I have been hearing a lot of stories over the past year of bear incidents in Ontario. It may be because I have started going camping with my children, or it may be because of stories I hear relayed from relatives of mine that live in northern Ontario. It is probably a combination of the two, as well as the stories we have all read about in the news.

The consensus among northerners is that the Ministry of Natural Resources is to blame, and that the increase in nuisance bear incidents is on the climb because of the political decision of those in southern Ontario to end the spring bear hunt. The past year, according to those who live and deal with an increasing bear problem, has been one of the worst, and builds upon a trend that started with the cancellation of the spring hunt.

I had the opportunity last week to speak with Jolanta Kowalski, a spokeswoman for the office of David Ramsay, the present Minister for Natural Resources for Ontario. Ms. Kowalski says that she is not convinced the increase of nuisance bears has anything to do with the cancellation. “Our evidence shows that there is no correlation whatsoever to the number of bear complaints and the spring hunt.” she said. To be fair, I have looked up a similar study undertaken by the State of New Jersey, an area similar in geography to our own. The results that they came up with were in line with the claims made by Ms. Kowalski. The study stated that the bear problem increased when pressure was felt by a dwindling natural food supply, and was exacerbated by careless placement of dumps by local governments, and by residents who were not vigilant about securing their garbage.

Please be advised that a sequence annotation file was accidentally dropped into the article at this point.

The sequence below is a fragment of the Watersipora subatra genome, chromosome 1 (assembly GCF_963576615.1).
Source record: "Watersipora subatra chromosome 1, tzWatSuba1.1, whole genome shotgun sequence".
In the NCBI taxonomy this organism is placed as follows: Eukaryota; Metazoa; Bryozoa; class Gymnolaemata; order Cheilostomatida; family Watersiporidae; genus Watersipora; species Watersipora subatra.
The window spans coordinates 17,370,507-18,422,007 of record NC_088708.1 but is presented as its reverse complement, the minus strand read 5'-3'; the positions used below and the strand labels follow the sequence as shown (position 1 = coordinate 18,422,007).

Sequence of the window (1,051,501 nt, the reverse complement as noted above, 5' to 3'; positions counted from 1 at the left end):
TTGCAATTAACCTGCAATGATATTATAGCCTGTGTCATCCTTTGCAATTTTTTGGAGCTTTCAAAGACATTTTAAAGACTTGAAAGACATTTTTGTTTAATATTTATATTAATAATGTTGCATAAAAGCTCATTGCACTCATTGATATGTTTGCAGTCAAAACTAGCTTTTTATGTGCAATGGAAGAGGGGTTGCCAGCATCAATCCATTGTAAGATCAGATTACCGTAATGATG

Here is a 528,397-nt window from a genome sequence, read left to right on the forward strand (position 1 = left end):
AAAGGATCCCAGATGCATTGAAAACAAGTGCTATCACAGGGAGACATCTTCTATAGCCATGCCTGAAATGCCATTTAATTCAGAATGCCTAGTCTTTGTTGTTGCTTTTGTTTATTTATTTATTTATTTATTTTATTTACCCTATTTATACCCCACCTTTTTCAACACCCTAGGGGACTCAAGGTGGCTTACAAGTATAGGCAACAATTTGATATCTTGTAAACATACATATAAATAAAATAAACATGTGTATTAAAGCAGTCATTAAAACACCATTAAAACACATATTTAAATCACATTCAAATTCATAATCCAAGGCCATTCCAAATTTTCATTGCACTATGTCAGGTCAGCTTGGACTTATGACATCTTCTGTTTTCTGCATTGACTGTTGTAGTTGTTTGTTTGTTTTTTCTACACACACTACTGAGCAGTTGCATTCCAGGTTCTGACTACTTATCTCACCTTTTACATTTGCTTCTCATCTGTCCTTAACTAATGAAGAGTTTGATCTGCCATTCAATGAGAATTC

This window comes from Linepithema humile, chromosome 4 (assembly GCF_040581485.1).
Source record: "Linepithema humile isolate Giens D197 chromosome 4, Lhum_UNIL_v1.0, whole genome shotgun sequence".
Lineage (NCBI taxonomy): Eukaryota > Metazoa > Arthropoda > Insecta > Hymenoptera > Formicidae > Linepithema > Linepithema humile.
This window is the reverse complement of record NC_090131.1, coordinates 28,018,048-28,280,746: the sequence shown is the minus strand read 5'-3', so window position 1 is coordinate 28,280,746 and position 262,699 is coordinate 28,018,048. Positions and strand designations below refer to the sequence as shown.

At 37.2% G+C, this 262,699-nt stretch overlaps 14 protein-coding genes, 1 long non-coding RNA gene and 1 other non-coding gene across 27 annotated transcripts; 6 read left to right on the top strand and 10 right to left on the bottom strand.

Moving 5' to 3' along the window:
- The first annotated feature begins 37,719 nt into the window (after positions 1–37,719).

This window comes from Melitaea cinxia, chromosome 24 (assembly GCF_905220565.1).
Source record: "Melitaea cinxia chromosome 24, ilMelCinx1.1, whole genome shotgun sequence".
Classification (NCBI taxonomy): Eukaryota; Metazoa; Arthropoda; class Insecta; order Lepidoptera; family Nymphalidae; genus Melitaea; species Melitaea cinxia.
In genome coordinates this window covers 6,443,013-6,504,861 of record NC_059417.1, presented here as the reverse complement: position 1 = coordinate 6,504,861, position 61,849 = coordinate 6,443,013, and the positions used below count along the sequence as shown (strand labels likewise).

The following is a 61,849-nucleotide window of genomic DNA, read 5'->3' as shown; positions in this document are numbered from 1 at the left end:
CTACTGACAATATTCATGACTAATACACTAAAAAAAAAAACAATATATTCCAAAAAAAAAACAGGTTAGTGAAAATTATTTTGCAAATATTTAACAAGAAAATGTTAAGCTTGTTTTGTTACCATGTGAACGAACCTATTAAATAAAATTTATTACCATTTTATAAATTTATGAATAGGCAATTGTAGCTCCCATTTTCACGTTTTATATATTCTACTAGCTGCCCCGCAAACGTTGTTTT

The study went on to suggest that the solution was not to reinstate the bear hunt, as this had no effect on the number of complaints. Instead, more money and time should be invested in supplying municipalities and citizens with bear-proof receptacles. Where there is less readily available food, there are less bears.

At the same time, the Ontario Ministry of Natural Resources, at the urging of hunting lobbies and citizens wishes, has extended the fall bear hunt by 4 additional weeks. Ms. Kowalski laments the fact that out of 1,081 extra bear tags issued this year, only 100 of them have been purchased.

Having said all of that, the fact that there still remains a bear problem in northern Ontario cannot be denied. When the Chairman of Canadian Outdoor Heritage Alliance (COHA), Bob McQuay wrote to Minister Ramsay suggesting that bears be reintroduced into southern Ontario, the minister replied that “moving the bears south would be allowing the bear problems from the north to be repeated in the southern part of the province.”

While both sides seem to agree to disagree, one has to wonder why the province is so set against reinstating the spring bear hunt. If it doesn’t add to the problems, what harm would it do? Are the decisions that are being made based on science, or political pressure being applied by special interest environmental lobbies? One line of thinking is that the spring bear hunt leads to cubs being orphaned, thus it may endanger the bear population

At the present time, this seems very unlikely. Whatever the thinking behind the political decisions being made, one thing is certain. There are more bears venturing into populated areas, and as much as we wish to help the wildlife, the safety of the people who live and work in the north must take precedent, and as long as our northern neighbours feel endangered, more must be done to reduce these nuisance bears.

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